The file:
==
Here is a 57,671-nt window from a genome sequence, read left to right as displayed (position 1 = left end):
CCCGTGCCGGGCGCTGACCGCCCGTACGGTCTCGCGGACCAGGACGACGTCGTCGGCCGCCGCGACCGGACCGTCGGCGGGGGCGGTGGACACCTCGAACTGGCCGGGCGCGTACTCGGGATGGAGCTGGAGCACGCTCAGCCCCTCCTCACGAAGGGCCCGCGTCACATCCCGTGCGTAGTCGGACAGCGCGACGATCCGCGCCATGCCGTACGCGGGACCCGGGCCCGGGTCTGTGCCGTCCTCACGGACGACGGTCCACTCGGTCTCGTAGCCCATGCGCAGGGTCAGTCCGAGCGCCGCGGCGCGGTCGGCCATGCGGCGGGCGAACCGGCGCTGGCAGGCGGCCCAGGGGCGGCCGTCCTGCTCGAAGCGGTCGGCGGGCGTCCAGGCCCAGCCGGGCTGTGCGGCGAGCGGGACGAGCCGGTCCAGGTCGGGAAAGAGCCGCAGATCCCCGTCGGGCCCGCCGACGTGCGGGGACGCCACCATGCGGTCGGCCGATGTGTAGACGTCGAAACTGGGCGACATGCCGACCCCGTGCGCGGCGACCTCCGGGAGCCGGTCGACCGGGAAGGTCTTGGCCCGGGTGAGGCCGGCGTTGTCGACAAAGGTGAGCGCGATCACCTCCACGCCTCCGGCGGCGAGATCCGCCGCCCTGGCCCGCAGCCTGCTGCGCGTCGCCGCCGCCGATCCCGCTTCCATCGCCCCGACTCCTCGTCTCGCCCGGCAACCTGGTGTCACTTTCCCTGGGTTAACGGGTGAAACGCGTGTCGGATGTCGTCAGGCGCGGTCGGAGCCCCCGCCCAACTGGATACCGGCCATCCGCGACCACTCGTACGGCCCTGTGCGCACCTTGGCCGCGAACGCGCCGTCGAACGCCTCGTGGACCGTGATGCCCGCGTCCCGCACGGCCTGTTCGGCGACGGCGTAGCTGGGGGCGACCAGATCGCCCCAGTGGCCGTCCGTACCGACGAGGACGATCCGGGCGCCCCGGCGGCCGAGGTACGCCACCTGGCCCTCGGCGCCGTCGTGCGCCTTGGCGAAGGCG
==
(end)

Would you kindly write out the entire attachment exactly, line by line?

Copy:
Here is a 57,671-nt window from a genome sequence, read left to right as displayed (position 1 = left end):
CCCGTGCCGGGCGCTGACCGCCCGTACGGTCTCGCGGACCAGGACGACGTCGTCGGCCGCCGCGACCGGACCGTCGGCGGGGGCGGTGGACACCTCGAACTGGCCGGGCGCGTACTCGGGATGGAGCTGGAGCACGCTCAGCCCCTCCTCACGAAGGGCCCGCGTCACATCCCGTGCGTAGTCGGACAGCGCGACGATCCGCGCCATGCCGTACGCGGGACCCGGGCCCGGGTCTGTGCCGTCCTCACGGACGACGGTCCACTCGGTCTCGTAGCCCATGCGCAGGGTCAGTCCGAGCGCCGCGGCGCGGTCGGCCATGCGGCGGGCGAACCGGCGCTGGCAGGCGGCCCAGGGGCGGCCGTCCTGCTCGAAGCGGTCGGCGGGCGTCCAGGCCCAGCCGGGCTGTGCGGCGAGCGGGACGAGCCGGTCCAGGTCGGGAAAGAGCCGCAGATCCCCGTCGGGCCCGCCGACGTGCGGGGACGCCACCATGCGGTCGGCCGATGTGTAGACGTCGAAACTGGGCGACATGCCGACCCCGTGCGCGGCGACCTCCGGGAGCCGGTCGACCGGGAAGGTCTTGGCCCGGGTGAGGCCGGCGTTGTCGACAAAGGTGAGCGCGATCACCTCCACGCCTCCGGCGGCGAGATCCGCCGCCCTGGCCCGCAGCCTGCTGCGCGTCGCCGCCGCCGATCCCGCTTCCATCGCCCCGACTCCTCGTCTCGCCCGGCAACCTGGTGTCACTTTCCCTGGGTTAACGGGTGAAACGCGTGTCGGATGTCGTCAGGCGCGGTCGGAGCCCCCGCCCAACTGGATACCGGCCATCCGCGACCACTCGTACGGCCCTGTGCGCACCTTGGCCGCGAACGCGCCGTCGAACGCCTCGTGGACCGTGATGCCCGCGTCCCGCACGGCCTGTTCGGCGACGGCGTAGCTGGGGGCGACCAGATCGCCCCAGTGGCCGTCCGTACCGACGAGGACGATCCGGGCGCCCCGGCGGCCGAGGTACGCCACCTGGCCCTCGGCGCCGTCGTGCGCCTTGGCGAAGGCG